Nav: Home

International travelers experience the harmful effects of air pollution

May 30, 2019

Even a short stay for travelers in cities with high levels of air pollution leads to breathing problems that can take at least a week from which to recover, a new study shows.

Led by researchers at NYU School of Medicine, the study is the first of its kind, say the authors, to analyze pollution-related coughing and breathing difficulties, and recovery times upon returning home, in healthy, young adults traveling internationally.

Published earlier this month in the Journal of Travel Medicine, the finding is timely given that the number of tourists travelling internationally is expected to grow to 1.8 billion by 2030, according to the World Tourism Organization.

"We had several reports that tourists were feeling sick when visiting polluted cities, so it became important for us to understand what was really happening to their health," says senior study investigator Terry Gordon, PhD, a professor in the Department of Environmental Medicine at NYU Langone Health.

For the study, researchers analyzed six measurements of lung and heart health in 34 men and women traveling abroad for at least a week from the metropolitan New York City area. Most were visiting family in cities with consistently high levels of air pollution, including Ahmedabad and New Delhi, India; Rawalpindi, Pakistan; and Xian, China.

Some destinations studied ? Beijing, Shanghai, and Milan ? are heavily polluted during certain months but have relatively cleaner air at other times. Other, mostly European, destinations such as Geneva, London; San Sebastien, Spain; Copenhagen; Prague; Stockholm; Oslo; and Reykjavik had consistently lower levels of air pollution. The research team noted that New York City has relatively low levels of air pollution, in part because of strict regulations, its location on the coast, and weather patterns.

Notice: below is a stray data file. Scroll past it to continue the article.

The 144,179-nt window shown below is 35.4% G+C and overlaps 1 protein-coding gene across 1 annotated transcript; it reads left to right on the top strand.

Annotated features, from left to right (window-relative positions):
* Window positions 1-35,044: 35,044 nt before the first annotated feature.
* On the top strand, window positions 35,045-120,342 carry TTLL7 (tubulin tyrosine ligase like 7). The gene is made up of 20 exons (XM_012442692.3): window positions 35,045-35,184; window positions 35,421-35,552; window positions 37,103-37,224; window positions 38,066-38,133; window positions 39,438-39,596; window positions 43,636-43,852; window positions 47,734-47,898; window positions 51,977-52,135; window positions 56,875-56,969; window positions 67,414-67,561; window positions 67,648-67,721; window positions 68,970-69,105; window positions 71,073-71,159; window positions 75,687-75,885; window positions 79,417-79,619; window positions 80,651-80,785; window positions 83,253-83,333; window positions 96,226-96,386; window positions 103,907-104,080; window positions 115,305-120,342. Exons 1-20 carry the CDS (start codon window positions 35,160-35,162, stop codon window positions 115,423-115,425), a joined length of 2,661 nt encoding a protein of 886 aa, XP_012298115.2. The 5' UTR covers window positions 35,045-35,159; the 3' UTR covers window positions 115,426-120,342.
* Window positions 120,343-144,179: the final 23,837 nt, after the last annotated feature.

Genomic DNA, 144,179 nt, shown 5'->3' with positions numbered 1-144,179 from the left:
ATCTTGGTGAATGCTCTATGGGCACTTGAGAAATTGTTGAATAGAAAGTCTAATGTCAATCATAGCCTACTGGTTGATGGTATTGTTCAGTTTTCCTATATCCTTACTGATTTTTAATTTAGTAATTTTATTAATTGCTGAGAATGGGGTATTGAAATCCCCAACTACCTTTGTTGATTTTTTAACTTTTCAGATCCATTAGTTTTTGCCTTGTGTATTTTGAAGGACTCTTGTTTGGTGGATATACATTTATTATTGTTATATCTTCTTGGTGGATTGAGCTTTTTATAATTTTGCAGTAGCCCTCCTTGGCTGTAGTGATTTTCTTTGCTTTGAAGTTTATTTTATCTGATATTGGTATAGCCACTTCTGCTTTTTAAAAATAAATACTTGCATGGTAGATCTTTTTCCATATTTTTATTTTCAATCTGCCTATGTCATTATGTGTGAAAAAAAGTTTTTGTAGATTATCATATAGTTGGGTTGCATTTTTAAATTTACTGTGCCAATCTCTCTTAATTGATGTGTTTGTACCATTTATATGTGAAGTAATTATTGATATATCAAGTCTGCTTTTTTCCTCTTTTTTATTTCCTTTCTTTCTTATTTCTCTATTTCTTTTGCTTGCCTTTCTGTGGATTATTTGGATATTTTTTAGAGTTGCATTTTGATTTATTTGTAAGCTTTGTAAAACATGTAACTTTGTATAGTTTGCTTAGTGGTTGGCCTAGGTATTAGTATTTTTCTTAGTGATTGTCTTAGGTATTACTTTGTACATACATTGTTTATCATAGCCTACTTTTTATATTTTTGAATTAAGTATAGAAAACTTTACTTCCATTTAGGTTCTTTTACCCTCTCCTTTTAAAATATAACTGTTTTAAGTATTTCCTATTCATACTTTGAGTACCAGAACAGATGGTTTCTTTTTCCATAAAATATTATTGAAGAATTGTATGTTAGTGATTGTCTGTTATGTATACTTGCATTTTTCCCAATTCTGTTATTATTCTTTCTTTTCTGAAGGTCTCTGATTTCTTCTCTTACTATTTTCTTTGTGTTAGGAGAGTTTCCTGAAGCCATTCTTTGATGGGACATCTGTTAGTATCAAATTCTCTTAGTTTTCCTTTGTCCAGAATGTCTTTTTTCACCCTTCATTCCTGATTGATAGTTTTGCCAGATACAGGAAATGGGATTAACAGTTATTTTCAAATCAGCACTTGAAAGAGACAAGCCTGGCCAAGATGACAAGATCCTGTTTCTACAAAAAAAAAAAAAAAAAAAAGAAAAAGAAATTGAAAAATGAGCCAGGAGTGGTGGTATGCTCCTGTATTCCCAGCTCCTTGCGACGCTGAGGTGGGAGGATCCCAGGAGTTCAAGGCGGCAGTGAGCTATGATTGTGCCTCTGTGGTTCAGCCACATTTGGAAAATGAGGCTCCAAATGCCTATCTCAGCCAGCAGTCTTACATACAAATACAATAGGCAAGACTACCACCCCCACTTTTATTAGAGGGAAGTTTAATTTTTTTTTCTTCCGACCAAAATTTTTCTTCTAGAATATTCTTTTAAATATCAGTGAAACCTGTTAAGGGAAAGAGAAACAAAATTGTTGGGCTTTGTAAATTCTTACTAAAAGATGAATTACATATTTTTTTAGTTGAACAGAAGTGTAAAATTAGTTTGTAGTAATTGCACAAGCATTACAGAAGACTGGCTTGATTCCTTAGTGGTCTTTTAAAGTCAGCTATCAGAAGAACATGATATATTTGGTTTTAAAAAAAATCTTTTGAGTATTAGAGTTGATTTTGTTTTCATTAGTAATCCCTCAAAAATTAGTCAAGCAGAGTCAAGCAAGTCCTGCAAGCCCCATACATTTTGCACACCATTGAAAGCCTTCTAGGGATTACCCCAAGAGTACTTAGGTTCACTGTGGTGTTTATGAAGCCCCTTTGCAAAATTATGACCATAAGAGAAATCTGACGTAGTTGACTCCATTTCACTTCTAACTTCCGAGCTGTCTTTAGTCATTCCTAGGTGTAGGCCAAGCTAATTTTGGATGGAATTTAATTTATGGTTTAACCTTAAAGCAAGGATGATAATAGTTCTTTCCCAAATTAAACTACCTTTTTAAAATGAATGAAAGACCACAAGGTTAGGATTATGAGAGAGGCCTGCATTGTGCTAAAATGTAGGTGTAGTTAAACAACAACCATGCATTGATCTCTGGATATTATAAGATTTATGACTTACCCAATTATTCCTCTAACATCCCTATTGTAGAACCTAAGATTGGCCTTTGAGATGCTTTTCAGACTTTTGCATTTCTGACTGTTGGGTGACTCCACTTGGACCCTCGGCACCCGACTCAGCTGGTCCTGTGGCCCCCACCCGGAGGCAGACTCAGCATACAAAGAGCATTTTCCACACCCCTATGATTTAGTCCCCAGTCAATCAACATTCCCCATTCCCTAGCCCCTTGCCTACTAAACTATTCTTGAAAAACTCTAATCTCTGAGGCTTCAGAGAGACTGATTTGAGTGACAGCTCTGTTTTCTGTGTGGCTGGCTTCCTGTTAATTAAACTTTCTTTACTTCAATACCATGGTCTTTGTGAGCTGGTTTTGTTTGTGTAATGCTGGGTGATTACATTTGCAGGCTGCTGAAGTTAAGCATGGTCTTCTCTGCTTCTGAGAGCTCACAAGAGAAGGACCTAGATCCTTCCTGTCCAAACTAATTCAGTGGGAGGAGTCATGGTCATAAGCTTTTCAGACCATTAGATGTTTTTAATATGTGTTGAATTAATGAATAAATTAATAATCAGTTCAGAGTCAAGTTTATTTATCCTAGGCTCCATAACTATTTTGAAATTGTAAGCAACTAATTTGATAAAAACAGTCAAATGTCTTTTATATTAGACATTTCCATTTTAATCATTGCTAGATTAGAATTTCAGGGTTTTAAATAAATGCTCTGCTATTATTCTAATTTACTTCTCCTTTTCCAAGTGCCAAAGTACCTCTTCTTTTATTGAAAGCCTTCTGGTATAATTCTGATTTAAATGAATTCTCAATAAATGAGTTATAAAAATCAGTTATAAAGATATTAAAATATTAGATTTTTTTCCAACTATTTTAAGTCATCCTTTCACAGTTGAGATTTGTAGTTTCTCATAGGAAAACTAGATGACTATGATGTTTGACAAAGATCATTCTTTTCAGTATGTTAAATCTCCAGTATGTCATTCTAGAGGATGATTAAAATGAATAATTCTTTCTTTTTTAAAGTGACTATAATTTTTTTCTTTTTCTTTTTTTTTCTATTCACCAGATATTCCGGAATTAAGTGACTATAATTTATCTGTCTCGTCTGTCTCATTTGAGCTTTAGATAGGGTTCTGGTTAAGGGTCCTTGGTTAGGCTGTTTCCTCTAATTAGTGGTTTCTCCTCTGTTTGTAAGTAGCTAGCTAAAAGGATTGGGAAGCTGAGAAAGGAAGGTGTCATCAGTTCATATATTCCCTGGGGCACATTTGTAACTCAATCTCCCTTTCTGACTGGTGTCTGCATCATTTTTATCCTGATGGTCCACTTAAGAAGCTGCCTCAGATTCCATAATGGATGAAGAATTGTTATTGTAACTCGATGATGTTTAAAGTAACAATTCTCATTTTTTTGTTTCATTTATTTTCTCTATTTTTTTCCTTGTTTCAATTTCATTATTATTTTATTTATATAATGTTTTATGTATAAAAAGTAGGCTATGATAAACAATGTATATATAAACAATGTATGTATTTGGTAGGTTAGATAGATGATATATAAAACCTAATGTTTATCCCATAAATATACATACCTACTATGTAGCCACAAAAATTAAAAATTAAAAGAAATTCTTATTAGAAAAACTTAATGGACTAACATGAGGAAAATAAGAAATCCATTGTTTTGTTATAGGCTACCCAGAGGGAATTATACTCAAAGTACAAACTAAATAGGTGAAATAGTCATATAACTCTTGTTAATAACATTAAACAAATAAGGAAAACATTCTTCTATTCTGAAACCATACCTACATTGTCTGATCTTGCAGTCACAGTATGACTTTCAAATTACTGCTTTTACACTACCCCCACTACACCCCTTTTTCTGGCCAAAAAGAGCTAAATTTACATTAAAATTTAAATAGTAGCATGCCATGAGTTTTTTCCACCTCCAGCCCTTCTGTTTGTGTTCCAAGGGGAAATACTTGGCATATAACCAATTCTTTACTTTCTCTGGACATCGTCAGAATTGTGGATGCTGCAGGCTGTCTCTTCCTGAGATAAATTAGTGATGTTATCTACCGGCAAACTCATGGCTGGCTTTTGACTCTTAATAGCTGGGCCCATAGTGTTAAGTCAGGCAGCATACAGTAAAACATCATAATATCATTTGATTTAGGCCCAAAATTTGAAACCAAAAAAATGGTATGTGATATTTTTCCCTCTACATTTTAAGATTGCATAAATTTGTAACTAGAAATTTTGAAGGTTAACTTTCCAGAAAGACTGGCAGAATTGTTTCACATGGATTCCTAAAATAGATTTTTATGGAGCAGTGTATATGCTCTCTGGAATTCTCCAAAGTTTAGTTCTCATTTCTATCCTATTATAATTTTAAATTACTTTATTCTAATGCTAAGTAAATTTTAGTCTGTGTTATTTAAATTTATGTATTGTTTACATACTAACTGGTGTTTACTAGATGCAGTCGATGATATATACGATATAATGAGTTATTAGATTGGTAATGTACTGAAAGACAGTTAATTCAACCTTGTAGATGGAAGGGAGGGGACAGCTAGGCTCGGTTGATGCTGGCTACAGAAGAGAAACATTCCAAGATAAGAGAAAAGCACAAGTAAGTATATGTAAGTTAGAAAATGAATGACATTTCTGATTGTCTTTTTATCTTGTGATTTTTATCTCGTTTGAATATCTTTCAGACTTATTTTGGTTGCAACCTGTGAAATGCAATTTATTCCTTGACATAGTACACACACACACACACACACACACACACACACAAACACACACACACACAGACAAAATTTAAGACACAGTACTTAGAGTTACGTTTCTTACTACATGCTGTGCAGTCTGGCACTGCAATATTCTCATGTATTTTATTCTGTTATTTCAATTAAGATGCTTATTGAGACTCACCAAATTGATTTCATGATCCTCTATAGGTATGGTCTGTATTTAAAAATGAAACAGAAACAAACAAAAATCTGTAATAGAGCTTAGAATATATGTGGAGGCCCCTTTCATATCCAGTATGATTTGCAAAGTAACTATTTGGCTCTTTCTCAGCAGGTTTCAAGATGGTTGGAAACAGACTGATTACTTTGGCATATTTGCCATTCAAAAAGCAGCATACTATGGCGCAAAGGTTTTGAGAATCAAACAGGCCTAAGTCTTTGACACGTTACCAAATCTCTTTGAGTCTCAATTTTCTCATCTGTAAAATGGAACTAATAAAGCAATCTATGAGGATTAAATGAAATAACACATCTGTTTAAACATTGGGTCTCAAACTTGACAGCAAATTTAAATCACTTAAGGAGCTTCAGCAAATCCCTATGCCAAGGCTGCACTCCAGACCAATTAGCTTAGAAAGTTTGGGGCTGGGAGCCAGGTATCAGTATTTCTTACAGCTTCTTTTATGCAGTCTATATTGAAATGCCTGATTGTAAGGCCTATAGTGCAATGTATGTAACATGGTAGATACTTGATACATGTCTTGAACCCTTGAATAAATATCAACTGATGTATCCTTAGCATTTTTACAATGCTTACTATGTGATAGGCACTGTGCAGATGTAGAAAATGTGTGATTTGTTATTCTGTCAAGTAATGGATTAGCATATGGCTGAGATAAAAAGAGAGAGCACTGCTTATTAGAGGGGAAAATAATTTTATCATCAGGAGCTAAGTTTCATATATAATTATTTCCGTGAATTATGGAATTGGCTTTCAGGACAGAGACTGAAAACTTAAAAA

Specifically, the study found that being in a polluted city reduced measures of lung function by an average of 6 percent and by as much as 20 percent in some people. Participants also ranked their respiratory symptoms from one (mild) to five (requiring treatment), reporting a cumulative average symptom score of eight.

People who visited the highly polluted cities reported as many as five symptoms, while those who visited lower pollution cities had fewer or none. Two patients sought medical attention because of their symptoms. The pollution levels of the cities studied did not make a significant difference in the blood pressure of visitors, researchers say.

All study participants had a normal body mass index (between 21 and 29 for men, and between 18 and 26 for women), and none had preexisting health conditions. Before embarking on their travels, all were taught how to measure their lung function and heart rate daily using commercially available spirometers (to measure lung function), wrist blood pressure monitors, and heart rate sensors. Researchers then compared the health data against levels of air pollution collected from local government agencies.

The researchers used international standards to categorize highly polluted cities as those having more than 100 micrograms per cubic meter of particulate matter (PM), or air pollution dust. Moderate pollution is anything between 35 and 100 micrograms per cubic meter of PM, and low pollutions levels are anything less than that.

"What travelers should know is that the potential effects of air pollution on their health are real and that they should take any necessary precautions they can," says study lead investigator M.J. Ruzmyn Vilcassim, PhD, a postdoctoral fellow in the Department of Environmental Medicine.

Gordon suggests that those visiting highly polluted cities should consider wearing masks or consult a doctor prior to travel if they have preexisting respiratory or cardiac health difficulties, and to consider avoiding travel during certain months. For instance, farmers burn their fields during the winter months in New Delhi, India, raising levels of pollutants in the city.

Although participants gradually returned to normal health, study investigators say there needs to be more follow-up research to know if there were long-term effects, or if longer stays would influence the pollution impact. Next, researchers plan to study international travelers who are more susceptible to the effects of air pollution, such as the elderly and people with asthma or heart conditions.